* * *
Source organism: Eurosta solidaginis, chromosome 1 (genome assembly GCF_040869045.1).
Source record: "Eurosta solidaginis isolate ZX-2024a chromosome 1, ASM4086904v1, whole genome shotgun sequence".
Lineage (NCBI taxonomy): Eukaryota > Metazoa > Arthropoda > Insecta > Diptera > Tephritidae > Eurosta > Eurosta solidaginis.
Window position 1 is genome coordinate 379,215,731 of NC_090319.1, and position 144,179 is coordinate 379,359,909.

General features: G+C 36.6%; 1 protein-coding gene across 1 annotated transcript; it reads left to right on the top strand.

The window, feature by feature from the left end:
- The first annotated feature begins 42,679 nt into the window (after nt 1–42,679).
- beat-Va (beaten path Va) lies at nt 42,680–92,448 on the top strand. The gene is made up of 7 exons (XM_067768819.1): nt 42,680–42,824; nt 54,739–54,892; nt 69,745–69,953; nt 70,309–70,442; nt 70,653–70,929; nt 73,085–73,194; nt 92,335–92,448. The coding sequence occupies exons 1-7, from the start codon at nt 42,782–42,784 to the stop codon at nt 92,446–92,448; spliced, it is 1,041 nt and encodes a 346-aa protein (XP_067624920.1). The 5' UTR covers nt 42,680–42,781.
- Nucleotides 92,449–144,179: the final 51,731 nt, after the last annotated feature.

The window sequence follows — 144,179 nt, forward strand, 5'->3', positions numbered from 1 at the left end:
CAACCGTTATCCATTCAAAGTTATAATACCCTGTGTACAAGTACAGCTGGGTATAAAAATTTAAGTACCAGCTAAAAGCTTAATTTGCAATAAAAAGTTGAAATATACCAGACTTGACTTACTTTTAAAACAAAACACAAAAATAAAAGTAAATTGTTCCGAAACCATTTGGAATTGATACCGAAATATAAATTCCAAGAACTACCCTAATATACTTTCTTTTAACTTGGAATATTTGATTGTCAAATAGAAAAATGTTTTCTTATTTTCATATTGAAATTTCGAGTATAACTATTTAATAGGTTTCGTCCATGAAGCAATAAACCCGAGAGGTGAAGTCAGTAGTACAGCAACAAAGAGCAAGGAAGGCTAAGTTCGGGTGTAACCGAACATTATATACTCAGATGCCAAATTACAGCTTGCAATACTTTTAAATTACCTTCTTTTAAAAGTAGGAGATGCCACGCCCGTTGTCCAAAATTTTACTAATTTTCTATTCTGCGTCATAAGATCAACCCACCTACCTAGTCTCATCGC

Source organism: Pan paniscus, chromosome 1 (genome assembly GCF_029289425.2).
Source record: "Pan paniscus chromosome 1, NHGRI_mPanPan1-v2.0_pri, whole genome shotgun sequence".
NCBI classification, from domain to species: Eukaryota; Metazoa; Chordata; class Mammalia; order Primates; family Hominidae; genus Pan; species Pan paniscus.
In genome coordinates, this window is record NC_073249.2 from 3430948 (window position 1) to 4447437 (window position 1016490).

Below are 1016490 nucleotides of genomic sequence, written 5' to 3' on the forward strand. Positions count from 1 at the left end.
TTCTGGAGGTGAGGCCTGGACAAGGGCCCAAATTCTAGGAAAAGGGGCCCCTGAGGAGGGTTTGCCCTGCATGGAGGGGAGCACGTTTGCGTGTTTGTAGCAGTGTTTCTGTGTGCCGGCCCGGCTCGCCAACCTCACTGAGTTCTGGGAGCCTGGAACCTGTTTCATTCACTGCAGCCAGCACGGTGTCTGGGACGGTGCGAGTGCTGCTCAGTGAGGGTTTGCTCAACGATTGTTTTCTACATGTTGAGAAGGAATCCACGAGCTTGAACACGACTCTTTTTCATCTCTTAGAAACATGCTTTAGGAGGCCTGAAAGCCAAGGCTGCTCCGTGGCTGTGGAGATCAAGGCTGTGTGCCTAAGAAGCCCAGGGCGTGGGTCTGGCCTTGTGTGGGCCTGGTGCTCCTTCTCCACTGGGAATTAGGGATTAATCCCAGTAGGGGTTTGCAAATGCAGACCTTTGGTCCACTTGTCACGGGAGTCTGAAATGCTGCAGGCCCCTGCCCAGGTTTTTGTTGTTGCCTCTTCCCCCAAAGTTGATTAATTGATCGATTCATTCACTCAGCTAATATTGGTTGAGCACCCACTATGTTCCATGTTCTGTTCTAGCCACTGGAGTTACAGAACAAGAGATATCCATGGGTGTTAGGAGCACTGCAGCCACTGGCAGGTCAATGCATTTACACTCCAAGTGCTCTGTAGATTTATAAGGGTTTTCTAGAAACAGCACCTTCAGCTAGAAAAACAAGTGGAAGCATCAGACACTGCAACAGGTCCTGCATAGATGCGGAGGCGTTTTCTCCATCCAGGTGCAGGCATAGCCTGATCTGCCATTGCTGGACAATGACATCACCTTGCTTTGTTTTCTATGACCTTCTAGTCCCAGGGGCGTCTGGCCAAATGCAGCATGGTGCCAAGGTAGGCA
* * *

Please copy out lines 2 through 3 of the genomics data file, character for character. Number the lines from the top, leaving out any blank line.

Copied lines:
Source record: "Eurosta solidaginis isolate ZX-2024a chromosome 1, ASM4086904v1, whole genome shotgun sequence".
Lineage (NCBI taxonomy): Eukaryota > Metazoa > Arthropoda > Insecta > Diptera > Tephritidae > Eurosta > Eurosta solidaginis.